Tuesday, September 13, 2011

Death's Dark Abyss, by Massimo Carlotto

We often think of noir in terms of the American literary scene, but I'm not sure if anyone hits the  true depths quite like those who write around the Mediterranean. I was going to say the Italians, but in fact my last visit to European noir was the trilogy by Jean Claude Izzo, who was part of the Italian immigrant community in Marseilles, but was, by nationality, French. You might think that the Italians would be a little too sunny for noir, but you would be wrong.

Carlotto's novel is about as bleak as it can get. I'll try not to spoil the first few pages for you, but let's just say that a jewelry robbery goes very horribly wrong and ends in a terrible crime, which leads one of the robbers to end up in jail for this crime, while his accomplice gets away.

Flash forward fifteen years and a man who's life was ruined by this fiasco receives a letter from a lawyer requesting that he help the incarcerated robber be pardoned on compassionate grounds. Although at first the man refuses, gradually it occurs to him that the imprisoned man might be manipulated into leading him to the accomplice, who has never been caught.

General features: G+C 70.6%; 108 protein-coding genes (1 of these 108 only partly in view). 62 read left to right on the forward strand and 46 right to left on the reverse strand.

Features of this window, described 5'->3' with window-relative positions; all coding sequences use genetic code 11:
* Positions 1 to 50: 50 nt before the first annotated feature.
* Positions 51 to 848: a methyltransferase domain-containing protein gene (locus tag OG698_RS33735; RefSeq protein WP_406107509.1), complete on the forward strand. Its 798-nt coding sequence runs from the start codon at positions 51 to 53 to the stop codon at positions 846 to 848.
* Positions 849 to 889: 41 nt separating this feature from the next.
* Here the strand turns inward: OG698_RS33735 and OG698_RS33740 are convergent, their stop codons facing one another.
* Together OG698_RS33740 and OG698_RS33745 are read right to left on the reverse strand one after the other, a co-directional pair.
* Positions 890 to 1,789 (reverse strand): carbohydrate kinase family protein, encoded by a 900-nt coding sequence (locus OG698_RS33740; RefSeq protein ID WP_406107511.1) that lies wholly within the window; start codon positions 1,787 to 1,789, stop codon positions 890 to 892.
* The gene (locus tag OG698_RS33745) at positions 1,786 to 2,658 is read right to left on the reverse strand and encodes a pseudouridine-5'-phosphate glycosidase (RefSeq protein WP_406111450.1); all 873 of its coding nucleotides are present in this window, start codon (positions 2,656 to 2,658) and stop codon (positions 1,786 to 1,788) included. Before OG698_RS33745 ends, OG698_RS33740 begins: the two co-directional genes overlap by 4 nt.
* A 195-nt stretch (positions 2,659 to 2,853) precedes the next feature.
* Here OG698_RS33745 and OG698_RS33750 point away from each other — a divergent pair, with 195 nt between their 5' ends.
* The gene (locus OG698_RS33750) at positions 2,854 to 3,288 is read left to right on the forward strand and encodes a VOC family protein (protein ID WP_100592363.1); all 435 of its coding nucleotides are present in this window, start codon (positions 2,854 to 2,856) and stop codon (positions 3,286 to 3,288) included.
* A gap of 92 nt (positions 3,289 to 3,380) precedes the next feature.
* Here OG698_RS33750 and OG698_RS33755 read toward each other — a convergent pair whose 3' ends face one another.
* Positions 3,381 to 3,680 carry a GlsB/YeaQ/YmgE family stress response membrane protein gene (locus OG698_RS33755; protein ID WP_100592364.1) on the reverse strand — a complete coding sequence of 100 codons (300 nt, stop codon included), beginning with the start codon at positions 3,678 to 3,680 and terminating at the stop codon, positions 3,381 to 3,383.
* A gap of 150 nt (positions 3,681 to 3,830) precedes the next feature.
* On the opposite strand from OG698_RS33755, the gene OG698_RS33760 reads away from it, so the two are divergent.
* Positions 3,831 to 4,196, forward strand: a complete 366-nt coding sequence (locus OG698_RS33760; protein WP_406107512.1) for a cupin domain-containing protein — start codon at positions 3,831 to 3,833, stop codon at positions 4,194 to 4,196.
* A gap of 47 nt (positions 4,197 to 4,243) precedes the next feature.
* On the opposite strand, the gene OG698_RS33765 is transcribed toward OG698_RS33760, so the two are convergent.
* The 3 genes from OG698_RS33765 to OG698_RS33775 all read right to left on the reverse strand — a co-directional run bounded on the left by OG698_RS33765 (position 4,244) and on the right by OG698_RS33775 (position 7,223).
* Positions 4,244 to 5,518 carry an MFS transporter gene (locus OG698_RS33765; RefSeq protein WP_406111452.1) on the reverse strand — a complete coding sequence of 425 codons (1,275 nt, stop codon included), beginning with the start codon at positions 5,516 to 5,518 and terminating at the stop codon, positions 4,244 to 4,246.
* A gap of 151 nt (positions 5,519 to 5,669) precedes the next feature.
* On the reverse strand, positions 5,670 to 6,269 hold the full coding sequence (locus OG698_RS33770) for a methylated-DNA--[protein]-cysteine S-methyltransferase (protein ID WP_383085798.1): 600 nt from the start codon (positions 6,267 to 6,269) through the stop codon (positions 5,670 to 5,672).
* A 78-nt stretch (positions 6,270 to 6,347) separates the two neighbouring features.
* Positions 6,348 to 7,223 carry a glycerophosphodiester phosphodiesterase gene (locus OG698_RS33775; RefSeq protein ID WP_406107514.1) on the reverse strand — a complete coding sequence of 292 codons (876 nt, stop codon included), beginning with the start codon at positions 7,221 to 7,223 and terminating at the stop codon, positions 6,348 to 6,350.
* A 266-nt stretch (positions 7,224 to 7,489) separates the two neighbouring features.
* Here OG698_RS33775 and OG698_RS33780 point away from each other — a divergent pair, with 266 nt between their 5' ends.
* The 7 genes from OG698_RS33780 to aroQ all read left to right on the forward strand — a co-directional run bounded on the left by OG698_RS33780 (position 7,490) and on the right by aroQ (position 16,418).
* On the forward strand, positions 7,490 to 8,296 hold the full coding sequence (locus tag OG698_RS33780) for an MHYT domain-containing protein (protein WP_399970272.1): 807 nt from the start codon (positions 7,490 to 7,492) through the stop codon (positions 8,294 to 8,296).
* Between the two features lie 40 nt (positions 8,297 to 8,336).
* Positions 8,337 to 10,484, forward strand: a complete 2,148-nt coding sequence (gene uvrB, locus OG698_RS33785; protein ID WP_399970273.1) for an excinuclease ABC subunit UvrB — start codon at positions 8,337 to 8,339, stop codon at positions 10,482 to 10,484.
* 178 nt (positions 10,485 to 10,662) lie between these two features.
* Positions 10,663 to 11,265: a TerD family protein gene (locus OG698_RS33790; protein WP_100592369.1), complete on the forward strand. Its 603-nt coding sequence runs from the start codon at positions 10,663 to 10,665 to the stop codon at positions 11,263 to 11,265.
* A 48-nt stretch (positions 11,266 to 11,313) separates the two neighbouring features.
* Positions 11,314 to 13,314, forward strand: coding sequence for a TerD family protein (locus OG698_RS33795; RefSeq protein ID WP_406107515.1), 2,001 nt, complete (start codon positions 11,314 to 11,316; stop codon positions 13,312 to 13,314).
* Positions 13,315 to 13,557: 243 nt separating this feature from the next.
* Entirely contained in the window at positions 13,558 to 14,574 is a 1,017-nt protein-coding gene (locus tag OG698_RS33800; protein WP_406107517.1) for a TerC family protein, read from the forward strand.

I think the book is a great introduction to noir, because it runs counter to many of our more usual assumptions about what makes a good tale. Neither criminal or victim are exactly what you would call role models, but both have a lot of energy and the stakes are very high. One question that the book raises is whether there can be atonement for horrible crimes. I remember being a bit dissatisfied with Ian McEwan's take on this in his own book, which even takes atonement as its title. Basically, he says no. I think this book provides a slightly different answer. I think what Carlotto would say is that there is no easy atonement. You'll have to read the book to find out why I think the qualifier is important.